The album kicks off with “Dancing With Mr. D,” yet another song wherein Jagger sings about a malevolent identity, in this case the personification of Death. Coming after “Sympathy For The Devil” and “Midnight Rambler,” not to mention other songs wherein Jagger trips the dark fantastic (“Let It Bleed,” “Monkey Man,” “Brown Sugar”), “Dancing” sounds like a cartoon version of the theme. The music, led by Mick Taylor’s great slide guitar, Nicky Hopkins’s piano, and a snaky bass line (also played by Taylor) is great. It’s cleaner than the murky Exile, but it’s still raw enough to have real bite. The lyrics are Jagger on autopilot. Sex? Check! Death? Right here! Intoxication? Got it! It’s not a bad way to start an album, but after album openers like “Sympathy For The Devil,” “Gimme Shelter,” “Brown Sugar” and Rocks Off,” it is perhaps inevitable that “Dancing With Mr. D” should sound downright anemic. The music tries but the lyrics don’t, which makes the song both enjoyable and forgettable at the same time.One of the undeniable highlights of the album follows. The funky clavinet (played by Billy Preston) and a liquid guitar solo from Taylor give “100 Years Ago” a fantastic vibe. Jagger’s vocal is one of his best, and the lyrics are a great ode to nostalgia and fond memories of days gone by. There’s a brief interlude where Jagger camps it up by singing about how he’s a “lazy bones/ain’t got no time to waste away” but that’s soon overpowered by a return to the solid melody and a fine, raving end.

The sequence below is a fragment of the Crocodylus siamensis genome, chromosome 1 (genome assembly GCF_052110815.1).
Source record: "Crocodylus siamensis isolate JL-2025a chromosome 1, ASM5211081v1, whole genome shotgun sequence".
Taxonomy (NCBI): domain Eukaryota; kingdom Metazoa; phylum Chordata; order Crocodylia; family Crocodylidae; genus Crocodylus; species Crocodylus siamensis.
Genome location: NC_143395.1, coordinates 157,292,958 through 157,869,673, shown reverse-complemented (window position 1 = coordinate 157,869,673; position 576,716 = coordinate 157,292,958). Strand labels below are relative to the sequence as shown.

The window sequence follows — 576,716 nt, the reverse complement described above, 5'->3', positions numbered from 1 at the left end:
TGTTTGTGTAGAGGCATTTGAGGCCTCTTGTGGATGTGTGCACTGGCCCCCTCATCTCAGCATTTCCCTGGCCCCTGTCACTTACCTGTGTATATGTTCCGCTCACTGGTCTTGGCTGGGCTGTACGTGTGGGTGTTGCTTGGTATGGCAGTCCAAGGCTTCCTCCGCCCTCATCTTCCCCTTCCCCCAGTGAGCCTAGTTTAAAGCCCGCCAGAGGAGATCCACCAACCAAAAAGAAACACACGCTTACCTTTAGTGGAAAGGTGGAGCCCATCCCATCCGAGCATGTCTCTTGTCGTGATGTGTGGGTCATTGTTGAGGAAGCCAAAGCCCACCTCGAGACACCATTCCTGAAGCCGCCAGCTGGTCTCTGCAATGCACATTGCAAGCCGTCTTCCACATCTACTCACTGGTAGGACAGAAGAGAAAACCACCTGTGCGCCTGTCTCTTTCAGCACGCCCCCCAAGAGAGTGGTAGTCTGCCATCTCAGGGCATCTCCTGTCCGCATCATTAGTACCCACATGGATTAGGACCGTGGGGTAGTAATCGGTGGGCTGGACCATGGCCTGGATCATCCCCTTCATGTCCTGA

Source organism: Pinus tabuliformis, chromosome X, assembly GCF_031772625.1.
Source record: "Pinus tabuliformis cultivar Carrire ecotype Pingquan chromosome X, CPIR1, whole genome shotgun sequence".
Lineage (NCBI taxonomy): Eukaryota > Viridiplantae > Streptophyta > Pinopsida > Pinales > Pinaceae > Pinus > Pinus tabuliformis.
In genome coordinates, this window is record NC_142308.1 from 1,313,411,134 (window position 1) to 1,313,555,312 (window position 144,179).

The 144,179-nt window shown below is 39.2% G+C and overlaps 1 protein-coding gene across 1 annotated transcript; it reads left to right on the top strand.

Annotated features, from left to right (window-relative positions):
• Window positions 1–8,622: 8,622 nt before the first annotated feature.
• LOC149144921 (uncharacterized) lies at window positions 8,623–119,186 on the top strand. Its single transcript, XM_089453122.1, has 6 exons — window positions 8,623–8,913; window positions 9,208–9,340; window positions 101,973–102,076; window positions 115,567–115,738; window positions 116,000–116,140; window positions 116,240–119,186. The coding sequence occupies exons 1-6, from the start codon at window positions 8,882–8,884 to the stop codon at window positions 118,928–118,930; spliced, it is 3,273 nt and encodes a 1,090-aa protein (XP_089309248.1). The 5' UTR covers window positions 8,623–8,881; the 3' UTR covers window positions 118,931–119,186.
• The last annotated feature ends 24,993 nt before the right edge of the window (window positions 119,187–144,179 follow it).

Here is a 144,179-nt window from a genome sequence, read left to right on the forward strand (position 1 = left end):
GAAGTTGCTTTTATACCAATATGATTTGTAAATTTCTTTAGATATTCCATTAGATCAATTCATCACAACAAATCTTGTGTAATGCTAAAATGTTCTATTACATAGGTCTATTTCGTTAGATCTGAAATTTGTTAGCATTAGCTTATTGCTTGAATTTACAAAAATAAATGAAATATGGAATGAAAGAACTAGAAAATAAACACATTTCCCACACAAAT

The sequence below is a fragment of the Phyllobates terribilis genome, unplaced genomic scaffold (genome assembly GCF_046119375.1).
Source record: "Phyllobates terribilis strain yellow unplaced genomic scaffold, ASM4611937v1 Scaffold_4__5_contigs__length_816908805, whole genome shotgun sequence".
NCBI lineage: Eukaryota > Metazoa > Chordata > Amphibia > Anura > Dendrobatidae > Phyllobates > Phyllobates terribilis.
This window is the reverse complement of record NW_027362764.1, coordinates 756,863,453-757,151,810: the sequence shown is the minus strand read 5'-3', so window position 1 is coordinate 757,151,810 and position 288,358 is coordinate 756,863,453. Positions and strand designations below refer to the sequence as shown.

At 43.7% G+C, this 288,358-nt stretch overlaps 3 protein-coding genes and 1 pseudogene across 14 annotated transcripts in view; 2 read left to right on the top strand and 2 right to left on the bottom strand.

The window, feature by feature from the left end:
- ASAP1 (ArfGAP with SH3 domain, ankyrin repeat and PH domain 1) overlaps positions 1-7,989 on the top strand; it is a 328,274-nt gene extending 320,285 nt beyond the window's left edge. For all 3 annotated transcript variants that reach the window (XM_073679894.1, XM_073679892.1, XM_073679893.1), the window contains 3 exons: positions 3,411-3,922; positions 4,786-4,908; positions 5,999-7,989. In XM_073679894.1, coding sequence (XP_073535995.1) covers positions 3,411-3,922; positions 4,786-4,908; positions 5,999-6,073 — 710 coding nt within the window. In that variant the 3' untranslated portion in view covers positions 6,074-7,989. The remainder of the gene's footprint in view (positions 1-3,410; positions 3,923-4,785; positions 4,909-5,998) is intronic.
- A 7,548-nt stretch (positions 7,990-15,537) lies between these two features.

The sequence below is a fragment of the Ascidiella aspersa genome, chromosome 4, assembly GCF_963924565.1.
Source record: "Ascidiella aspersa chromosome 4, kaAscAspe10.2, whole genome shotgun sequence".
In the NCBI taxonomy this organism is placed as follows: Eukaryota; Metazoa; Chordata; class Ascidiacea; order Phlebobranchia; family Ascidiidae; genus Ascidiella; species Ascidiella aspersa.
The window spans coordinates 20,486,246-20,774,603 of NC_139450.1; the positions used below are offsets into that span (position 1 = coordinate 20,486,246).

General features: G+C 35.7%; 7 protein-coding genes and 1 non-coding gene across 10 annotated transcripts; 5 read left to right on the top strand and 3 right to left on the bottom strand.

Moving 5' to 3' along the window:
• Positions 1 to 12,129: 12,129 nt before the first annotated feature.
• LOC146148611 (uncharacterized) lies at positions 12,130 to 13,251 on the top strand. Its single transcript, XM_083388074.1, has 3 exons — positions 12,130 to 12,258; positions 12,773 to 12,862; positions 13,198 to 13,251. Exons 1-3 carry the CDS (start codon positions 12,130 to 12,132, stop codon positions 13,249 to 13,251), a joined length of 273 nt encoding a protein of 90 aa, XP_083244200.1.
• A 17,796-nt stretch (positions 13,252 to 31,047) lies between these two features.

“Coming Down Again” is Keith’s showcase, a piano ballad that he’s been rewriting ever since. Again, a triumph of sound and feel and not songwriting. Like its later rewrites (Dirty Work‘s “Sleep Tonight,” especially), “Coming Down Again” takes an interminable length of time to say nothing. Other than a wicked line about slipping “my tongue in someone else’s pie,” most of the lyrics are just an endless repetition of the title. The piano is quite nice, and Keith’s vocal is excellent, but “Coming Down Again” is at least three minutes too long.
Goats Head Soup picks up dramatically from here with a run of great songs. “Heartbreaker” wears it’s Stevie Wonder influence on its sleeve but, run through the Stones more rock-oriented prism, emerges as a singularly funky tale of sadness and murder, and features a solid beat and great fills from Charlie Watts. “Angie” is solidly in line with some of the great Stones ballads, with its delicate acoustic guitars and Jagger’s plaintive vocals.
“Silver Train” is catchy, countrified blues with a great bass line from Keith Richards and a magnificently slurred vocal from Jagger and one of the few songs that might have fit on Exile On Main Street. It’s a souped-up “Sweet Virginia,” and a great showcase for Taylor whose blazing slide is everywhere.
The only thing that mars “Hide Your Love” is a vocal that is so blurry and indistinct it becomes little more than background noise. This, too, could have fit on Exile, but what is a standout on Soup would have sounded like a cross between “Ventilator Blues” and “Just Wanna See His Face” on the earlier album. It’s a great lost Stones track, with fine piano played by Jagger and Ian Stewart, and again Taylor struts his stuff.